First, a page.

FAQ

Frequently Asked Questions

Why are you running for mayor a third time?

I am running for Chicago mayor because many people demanded that I run. I am experienced and the the person most qualified to bring about the change Chicago desperately needs.

Should a person that has run and lost run again?

Richard M. Daley, a prominent member of the most powerful political family in Chicago’s history — heir apparent to the office, the son of King Richard the Boss, a privileged politician, with 100% name recognition — did not win the first time he ran for mayor. Despite all of his assets, Legacy, Money and Machine backing, Daley had to run twice.

Didn’t Harold Washington win on his first try for Mayor?

No Harold Washington first ran for Mayor in 1977. He got less than 5% of the vote. Upon his second attempt at the Mayor’s office, Harold received 34% of the vote and won the 1983 Democrat Primary over Jane Byrne and Richard M. Daley. The State Legislature has since replaced Chicago Primary elections with a Municipal General election. To win one must now get at least 50% plus one vote.

If you didn’t win the last two times, why should people support you a third time?

I did not fail to do something commonly done or easy to do. In the last 181 years the people of the City of Chicago have only been able to elect one Progressive candidate for Mayor. Our historic election of Harold Washington stands as the only time we have been able to accomplish this monumental task. Harold had to run twice in order to win. History teaches us that persistence pays off. People should evaluate and compare our message and our overall campaign to that of the other contenders, and decide if I am the candidate most deserving of their support.

What will you do differently this time?

Each election year is different. In addition to the different cast of candidates, there are new or different voters who haven’t yet heard our message. The race itself is different from the 2011 mayor’s race for an open seat. Fewer people are willing to challenge an incumbent Chicago Mayor. This election, we will gain the support of many more of Chicago’s Business leaders, Religious leaders and Community leaders.  We will also use Social Media more effectively.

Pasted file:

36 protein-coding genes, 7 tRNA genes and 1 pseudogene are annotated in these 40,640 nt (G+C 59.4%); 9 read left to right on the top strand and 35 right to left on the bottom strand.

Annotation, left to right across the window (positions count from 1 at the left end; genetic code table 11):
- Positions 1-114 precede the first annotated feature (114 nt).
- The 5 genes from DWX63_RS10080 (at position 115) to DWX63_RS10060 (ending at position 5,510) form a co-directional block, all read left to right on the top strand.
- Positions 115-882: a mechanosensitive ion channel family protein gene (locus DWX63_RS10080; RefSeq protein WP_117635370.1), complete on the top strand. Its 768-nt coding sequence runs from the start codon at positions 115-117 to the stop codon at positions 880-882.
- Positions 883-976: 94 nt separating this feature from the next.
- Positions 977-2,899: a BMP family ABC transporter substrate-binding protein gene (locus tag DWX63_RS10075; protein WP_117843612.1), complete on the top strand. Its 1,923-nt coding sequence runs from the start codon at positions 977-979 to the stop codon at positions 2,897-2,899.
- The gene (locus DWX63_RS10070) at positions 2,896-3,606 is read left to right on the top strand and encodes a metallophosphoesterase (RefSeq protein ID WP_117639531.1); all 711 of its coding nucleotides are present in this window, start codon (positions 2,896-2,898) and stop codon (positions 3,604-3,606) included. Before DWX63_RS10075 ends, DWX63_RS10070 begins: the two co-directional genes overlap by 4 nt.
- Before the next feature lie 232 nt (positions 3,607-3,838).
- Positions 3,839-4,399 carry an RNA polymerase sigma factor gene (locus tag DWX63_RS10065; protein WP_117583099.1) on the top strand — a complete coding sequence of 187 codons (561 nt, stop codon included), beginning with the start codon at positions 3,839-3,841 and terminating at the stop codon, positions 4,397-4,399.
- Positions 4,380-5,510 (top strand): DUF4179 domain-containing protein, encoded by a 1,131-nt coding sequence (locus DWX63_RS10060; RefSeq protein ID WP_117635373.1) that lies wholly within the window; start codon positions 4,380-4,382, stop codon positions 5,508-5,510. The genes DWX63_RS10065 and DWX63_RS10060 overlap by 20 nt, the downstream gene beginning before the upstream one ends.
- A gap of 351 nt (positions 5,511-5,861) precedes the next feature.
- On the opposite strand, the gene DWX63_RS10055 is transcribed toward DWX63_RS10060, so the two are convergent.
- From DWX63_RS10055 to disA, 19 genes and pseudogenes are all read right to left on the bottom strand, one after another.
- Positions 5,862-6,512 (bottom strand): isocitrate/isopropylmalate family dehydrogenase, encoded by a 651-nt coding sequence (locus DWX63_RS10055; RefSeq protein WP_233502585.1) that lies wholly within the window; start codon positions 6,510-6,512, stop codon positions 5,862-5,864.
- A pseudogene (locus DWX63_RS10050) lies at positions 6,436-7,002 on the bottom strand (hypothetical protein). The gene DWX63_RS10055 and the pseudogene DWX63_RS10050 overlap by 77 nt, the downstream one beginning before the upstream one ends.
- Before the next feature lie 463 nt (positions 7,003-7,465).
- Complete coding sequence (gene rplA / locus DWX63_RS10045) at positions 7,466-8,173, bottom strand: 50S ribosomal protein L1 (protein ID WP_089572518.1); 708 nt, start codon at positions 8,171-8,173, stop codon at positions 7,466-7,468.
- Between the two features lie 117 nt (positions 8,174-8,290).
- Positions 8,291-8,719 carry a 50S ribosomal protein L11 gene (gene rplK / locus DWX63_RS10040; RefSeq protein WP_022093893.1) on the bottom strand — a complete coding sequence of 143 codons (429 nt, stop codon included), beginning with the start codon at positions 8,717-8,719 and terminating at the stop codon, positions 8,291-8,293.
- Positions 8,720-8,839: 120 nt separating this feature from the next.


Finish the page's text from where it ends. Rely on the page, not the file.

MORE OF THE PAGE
Why did you run for Governor?

My dry political run for Governor of Illinois was in response to the community call for a candidate to present a view different from the 9 White male candidates. Anyone who has run for public office will tell you it is a major sacrifice. It is quite difficult to travel downstate, 5 hours in a car to participate in a one hour discussion. You don’t do it for attention because the people who matter most to you never hear about it on the news. However, if Blacks and other Progressives are not involved in the discussion, our concerns will never be addressed. You certainly don’t do it for the money because the main people you seek to represent rarely give any or have any to give.

What have you been doing since the last election?

Since the 2011 election, I have remained extremely active. Working with STOP, I opposed and fought Rahm’s efforts to close Chicago’s Mental Health Clinics; Spent numerous days down at the Chicago Board of Health appealing for programs for the disadvantaged; I spent time in City Council Committee meetings fighting school closures; I’ve spent time helping to organize teachers and custodial workers victimized by school closings; I helped to launch Just Unity, a coalition organization which is currently working to register 100,000 new voters in Chicago; Tio Hardiman and I fought Rahm Emanuel and Superintendent McCarthy in an attempt to get them to remove Commander Evans. When they refused we pressured State’s Attorney Alvarez to file charges against him. She succumbed to the pressure and Rahm and MCCarthy were forced to do as we had demanded; We have held meetings regarding our initiative “Grocers Community Owned and Operated” a viable solution to the Food Deserts which plague the Black Community; We have been working to force the police to increase the number of quality arrests of those persons suspected of committing murders in our community; Fighting along with organizers on the Southeast side and in Altgeld Gardens to defeat efforts to lift the moratorium on landfill development; Organizing to present solutions for Pension reforms. Fighting for an increase in Accessible Taxi Service for the Disabled.

What Legislation have you helped to pass?

HB3881, a bill that passed the Illinois House on Wednesday, May 30. 2012, banning new or expanded landfills in Cook County until 2025. This was an issue that IEC affiliate Southeast .Environmental Task Force and People for the Community Recovery were actively engaged on because this landfill would be placed in an highly polluted industrial area that residents are working to revitalize; Reduced the Chicago Mayoral candidate signature requirement from 25,000 down to 12,500; Changed numerous rules at the Chicago Board of Elections.